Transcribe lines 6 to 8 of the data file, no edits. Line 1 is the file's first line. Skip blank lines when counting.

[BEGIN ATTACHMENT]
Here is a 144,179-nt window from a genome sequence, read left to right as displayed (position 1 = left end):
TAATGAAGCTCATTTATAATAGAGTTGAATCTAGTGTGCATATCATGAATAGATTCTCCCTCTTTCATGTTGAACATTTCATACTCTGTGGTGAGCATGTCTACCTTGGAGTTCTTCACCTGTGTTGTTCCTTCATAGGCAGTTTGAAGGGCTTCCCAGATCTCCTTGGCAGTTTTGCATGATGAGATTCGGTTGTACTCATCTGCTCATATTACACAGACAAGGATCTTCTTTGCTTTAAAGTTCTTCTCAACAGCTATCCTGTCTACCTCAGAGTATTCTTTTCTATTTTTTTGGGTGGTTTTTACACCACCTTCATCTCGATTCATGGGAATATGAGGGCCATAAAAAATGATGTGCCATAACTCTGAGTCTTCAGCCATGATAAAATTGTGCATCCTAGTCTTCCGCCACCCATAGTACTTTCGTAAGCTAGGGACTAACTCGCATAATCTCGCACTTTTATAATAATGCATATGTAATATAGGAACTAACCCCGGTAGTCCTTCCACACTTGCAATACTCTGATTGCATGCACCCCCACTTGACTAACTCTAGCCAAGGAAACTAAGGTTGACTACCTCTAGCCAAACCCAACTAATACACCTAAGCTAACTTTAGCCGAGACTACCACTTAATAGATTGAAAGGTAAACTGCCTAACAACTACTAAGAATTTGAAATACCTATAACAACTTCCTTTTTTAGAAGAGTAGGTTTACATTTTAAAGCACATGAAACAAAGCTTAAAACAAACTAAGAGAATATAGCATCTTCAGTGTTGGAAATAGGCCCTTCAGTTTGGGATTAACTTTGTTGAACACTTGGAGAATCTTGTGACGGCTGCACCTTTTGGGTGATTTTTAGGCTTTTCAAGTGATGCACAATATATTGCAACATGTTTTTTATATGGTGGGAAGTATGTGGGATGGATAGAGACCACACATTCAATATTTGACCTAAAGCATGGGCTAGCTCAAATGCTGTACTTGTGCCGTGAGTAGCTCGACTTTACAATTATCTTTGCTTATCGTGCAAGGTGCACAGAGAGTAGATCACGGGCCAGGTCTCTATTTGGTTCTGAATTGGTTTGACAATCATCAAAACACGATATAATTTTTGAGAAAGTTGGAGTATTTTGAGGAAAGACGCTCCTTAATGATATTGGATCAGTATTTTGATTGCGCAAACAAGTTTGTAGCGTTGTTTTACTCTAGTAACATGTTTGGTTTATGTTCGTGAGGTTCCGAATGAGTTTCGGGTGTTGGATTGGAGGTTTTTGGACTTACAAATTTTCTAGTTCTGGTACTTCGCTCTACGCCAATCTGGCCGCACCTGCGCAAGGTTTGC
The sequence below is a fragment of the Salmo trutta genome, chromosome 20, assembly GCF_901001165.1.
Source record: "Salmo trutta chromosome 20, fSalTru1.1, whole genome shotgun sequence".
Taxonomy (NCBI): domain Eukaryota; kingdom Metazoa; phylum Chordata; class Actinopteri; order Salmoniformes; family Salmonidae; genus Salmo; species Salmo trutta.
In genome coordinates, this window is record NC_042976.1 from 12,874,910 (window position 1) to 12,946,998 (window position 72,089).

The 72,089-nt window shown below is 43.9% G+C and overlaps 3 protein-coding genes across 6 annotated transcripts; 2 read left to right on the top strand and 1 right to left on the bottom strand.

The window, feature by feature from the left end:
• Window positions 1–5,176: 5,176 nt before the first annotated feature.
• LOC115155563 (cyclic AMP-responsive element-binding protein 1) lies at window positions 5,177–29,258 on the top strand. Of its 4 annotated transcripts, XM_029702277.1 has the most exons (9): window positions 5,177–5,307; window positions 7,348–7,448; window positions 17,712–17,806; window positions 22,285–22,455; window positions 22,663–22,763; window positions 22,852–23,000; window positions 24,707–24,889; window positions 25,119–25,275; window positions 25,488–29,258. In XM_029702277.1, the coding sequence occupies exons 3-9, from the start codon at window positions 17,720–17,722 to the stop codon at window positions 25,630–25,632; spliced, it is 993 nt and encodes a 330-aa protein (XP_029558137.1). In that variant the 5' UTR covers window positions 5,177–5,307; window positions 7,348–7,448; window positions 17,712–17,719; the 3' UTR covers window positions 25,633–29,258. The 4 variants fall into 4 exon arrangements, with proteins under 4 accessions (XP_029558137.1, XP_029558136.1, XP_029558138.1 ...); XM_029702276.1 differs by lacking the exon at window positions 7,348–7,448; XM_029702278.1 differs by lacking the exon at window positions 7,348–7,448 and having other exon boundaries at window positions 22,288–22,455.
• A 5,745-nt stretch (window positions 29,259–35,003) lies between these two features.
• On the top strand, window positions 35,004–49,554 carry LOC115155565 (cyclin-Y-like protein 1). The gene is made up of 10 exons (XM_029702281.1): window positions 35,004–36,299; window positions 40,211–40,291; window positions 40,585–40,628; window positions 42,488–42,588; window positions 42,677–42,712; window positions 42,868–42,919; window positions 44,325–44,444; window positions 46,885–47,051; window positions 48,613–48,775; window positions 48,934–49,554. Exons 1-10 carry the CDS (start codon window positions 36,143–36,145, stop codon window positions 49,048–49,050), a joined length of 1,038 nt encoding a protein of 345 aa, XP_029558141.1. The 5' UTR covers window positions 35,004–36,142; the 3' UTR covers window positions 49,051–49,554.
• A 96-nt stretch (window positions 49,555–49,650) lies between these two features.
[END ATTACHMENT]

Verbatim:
In genome coordinates, this window is record NC_042976.1 from 12,874,910 (window position 1) to 12,946,998 (window position 72,089).

The 72,089-nt window shown below is 43.9% G+C and overlaps 3 protein-coding genes across 6 annotated transcripts; 2 read left to right on the top strand and 1 right to left on the bottom strand.

The window, feature by feature from the left end: